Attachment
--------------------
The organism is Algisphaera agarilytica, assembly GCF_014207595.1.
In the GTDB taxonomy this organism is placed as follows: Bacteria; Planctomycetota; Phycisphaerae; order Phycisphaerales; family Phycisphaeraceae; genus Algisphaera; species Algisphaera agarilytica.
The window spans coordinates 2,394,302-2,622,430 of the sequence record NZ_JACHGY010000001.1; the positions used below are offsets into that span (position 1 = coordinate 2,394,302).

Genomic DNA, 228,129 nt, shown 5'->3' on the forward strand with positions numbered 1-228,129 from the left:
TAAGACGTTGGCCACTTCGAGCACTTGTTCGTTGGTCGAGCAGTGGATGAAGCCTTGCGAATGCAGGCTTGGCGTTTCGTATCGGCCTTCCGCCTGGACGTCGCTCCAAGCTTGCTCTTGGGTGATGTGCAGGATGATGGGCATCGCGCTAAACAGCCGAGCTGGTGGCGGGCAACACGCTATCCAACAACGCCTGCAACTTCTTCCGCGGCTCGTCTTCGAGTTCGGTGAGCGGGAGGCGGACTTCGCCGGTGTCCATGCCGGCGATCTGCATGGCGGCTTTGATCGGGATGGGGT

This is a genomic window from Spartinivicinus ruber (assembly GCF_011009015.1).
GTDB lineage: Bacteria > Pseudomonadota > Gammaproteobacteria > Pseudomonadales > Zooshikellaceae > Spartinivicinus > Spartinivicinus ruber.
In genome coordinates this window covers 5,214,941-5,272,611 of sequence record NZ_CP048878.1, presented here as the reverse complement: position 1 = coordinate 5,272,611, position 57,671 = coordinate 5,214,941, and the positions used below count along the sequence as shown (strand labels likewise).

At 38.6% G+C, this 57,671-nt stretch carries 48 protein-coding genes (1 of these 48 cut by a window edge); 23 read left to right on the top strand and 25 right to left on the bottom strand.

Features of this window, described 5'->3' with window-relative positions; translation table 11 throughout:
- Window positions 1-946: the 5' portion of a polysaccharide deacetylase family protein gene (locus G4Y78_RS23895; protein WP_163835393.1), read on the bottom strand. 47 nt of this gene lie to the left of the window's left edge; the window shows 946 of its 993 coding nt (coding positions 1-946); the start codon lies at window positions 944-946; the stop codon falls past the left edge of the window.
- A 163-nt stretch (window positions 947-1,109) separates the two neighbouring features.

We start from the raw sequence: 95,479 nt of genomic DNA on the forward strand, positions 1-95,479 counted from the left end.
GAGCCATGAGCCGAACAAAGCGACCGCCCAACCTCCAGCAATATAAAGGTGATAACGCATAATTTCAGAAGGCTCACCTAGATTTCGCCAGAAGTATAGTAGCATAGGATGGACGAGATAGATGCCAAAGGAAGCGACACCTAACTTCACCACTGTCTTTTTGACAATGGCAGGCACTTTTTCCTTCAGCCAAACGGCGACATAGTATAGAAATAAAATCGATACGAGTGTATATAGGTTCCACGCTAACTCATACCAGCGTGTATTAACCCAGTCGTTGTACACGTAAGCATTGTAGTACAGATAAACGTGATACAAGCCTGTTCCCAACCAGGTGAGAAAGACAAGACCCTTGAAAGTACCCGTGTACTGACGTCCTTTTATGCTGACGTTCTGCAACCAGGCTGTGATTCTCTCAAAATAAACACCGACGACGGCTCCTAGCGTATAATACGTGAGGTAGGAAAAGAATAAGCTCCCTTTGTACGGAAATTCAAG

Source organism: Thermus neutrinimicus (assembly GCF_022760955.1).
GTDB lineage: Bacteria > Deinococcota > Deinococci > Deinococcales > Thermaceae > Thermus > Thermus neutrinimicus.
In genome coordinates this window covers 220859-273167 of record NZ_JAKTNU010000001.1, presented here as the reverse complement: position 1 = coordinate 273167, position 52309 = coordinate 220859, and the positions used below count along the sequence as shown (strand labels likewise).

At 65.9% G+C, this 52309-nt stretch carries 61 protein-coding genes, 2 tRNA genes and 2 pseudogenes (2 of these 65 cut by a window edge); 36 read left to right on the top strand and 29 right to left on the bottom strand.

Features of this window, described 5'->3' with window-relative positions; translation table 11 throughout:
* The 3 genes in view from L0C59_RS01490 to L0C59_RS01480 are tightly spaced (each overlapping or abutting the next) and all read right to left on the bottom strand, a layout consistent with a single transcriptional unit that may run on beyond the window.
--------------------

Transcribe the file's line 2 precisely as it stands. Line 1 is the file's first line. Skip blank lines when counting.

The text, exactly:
In the GTDB taxonomy this organism is placed as follows: Bacteria; Planctomycetota; Phycisphaerae; order Phycisphaerales; family Phycisphaeraceae; genus Algisphaera; species Algisphaera agarilytica.